Should you buy a holiday house?

Matt Richardson

A common topic we speak to clients about is about the merits of purchasing your own holiday house.  The start of these conversations are usually based on a recent holiday the clients have been on, where they absolutely love the coastal town they’ve just stayed in but have paid a fortune for holiday accommodation.


It would be much cheaper to just buy the place!  Wouldn’t it?

All of the costs involved are completely tax deductible!  Aren’t they?

Well……. it depends!

We have seen some clients pour a lot of money into these investments, effectively making them a slave to the large debt they have incurred in buying the property.  However, we have also seen other clients make very good investment decisions with holiday house purchases.

Things that need to be taken into account when considering the purchase of a holiday home:

  1. Why are you buying this property?  Is it purely as a financial investment? If yes, is this the best place you can invest your money?  If no (and this is more a lifestyle purchase), then this “blurs the lines” completely as you are purchasing the property for non-financial reasons.  You then must take into account you will be tying up a lot of your capital in an investment which may provide little (or nothing!) of a financial return;
  1. What is the likely holiday rental all year round, not just in peak season?  In most cases our clients will holiday in popular coastal locations in peak periods when the rents are sometimes thousands of dollars per week.  However, in the winter months these properties may be extremely difficult to rent out and may remain vacant for large periods of time.  This places enormous pressure on cash flow, especially if having to service loan commitments;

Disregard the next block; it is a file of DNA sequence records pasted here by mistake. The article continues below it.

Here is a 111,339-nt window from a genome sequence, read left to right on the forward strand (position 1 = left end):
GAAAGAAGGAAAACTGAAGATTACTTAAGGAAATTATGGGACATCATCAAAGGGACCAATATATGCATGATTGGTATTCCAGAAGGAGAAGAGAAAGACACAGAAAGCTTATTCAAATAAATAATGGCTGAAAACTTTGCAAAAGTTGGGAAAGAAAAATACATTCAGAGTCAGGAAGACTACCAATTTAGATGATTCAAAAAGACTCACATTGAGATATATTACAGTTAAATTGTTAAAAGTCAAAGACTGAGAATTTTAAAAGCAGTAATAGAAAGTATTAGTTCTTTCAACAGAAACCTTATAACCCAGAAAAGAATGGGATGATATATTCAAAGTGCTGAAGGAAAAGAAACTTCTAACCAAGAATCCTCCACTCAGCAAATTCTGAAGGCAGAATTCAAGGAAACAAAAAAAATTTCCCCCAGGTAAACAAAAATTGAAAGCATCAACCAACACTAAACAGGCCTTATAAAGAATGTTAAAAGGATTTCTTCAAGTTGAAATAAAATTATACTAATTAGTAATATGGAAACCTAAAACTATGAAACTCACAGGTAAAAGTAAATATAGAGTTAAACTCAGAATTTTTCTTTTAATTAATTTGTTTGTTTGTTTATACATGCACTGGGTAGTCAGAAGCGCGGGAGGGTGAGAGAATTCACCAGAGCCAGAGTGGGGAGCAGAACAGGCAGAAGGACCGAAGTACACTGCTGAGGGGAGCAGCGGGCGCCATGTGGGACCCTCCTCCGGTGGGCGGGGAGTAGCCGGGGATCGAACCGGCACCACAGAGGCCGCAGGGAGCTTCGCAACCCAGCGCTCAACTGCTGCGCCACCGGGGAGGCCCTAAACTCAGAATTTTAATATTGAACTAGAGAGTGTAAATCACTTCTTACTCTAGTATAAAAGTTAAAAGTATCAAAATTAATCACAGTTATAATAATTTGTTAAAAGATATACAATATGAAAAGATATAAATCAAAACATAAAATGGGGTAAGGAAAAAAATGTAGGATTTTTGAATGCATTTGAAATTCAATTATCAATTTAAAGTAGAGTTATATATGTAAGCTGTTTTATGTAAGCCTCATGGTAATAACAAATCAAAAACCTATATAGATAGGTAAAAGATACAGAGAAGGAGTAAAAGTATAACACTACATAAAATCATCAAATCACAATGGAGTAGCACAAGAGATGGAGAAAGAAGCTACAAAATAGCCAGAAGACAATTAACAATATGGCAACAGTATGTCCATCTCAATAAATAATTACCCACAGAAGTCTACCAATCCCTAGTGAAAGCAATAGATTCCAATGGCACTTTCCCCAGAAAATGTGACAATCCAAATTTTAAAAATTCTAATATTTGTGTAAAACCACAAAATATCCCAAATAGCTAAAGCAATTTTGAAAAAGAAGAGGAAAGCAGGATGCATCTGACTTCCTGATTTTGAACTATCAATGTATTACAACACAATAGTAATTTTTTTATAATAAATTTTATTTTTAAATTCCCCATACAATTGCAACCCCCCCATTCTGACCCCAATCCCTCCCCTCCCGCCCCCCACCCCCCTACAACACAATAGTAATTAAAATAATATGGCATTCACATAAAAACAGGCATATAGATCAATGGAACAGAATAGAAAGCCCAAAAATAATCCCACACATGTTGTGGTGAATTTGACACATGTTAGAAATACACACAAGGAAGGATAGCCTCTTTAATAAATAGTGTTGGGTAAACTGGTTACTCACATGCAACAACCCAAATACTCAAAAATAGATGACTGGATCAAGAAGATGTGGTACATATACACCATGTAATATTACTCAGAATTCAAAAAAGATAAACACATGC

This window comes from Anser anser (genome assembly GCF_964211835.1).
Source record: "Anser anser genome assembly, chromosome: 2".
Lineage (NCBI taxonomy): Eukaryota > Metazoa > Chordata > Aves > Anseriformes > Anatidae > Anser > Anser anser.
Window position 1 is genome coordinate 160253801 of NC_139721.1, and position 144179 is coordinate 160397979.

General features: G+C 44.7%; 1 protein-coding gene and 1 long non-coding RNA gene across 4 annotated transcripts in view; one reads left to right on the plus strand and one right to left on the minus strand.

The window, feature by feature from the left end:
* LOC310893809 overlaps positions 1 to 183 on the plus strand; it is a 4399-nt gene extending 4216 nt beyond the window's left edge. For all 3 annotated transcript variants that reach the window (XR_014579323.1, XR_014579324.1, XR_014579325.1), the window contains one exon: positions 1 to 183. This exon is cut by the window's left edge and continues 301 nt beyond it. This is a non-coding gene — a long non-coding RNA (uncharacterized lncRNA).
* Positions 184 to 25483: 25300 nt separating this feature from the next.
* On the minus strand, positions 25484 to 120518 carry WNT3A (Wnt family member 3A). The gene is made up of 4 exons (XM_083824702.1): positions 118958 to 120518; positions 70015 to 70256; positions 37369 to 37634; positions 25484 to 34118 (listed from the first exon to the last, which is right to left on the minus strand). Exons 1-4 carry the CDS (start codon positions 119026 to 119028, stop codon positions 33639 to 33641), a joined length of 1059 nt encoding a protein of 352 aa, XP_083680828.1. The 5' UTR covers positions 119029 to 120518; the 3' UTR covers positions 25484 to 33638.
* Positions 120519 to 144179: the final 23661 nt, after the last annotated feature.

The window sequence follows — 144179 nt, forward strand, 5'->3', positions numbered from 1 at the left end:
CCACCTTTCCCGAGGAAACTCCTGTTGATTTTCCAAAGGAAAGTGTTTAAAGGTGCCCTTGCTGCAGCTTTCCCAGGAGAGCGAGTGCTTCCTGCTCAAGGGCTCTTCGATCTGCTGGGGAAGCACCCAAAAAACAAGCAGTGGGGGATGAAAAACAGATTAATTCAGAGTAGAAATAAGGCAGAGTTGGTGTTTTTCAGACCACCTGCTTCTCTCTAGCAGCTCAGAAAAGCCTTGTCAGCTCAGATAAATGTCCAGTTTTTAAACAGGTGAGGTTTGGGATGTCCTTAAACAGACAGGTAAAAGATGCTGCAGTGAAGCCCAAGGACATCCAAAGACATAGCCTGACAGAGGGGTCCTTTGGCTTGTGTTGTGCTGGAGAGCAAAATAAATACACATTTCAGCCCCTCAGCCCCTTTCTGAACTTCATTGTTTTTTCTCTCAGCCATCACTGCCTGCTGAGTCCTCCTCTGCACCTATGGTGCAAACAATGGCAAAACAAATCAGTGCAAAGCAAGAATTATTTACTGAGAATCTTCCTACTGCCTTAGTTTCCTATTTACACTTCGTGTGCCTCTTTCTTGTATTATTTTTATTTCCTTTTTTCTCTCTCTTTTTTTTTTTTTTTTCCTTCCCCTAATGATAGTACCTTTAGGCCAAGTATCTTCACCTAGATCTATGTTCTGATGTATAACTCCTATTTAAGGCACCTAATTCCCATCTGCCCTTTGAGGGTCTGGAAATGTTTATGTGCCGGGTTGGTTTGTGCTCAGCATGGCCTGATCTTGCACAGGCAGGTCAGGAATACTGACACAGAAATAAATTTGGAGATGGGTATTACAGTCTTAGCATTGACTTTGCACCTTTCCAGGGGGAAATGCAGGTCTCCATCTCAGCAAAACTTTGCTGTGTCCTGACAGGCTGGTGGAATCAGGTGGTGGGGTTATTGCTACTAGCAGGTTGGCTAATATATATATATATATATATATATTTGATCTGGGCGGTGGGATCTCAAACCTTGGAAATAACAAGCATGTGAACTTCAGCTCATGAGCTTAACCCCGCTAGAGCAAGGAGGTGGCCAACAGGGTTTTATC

1. The costs in keeping a holiday rental property are significantly higher than a residential rental property.  Usually, agents fees are in the order of 20% of gross rental income and due to the high turnover of tenants, maintenance and cleaning fees are regular and significant.  You generally also have to fully furnish the home, which may also include linen which has to be regularly cleaned and replaced.  You really need to do your homework in this area and if possible find ways to reduce these costs without affecting the quality of what you are offering to customers;
  1. There are tax traps – if you are using the property for your own holidays then the costs you incur during the year must be apportioned to exclude the “private use” portion of your expenses.  If you are spending significantly on the property, especially after you have just purchased the property, then much of the expenditure may only be depreciable over a number of years, rather than immediately deductible.  Even if it is immediately deductible, you only get a portion of your expenditure back on an after tax basis.  You need to get expert advice from your accountant to be sure.
  1. Are you paying the right price for the property?  If you buy it and end up selling it in the short term, is it likely will you be able to get at least your purchase price back?

I have some clients who have ceased renting out their holiday house purely to eliminate the stress of continual management, expense and upkeep.  They have been happy to forego the income (which in most cases is not that lucrative after all expenses are paid) and can now stay in the property at any time they choose.

In all cases, whether rented out or not, make sure you have capacity to meet loan repayments, or better still have no debt on the property at all!

Owning a holiday house might be one of the more enjoyable things you and your family ever do.  Just make sure you do your homework as well as ensuring you know what you are getting yourself in for.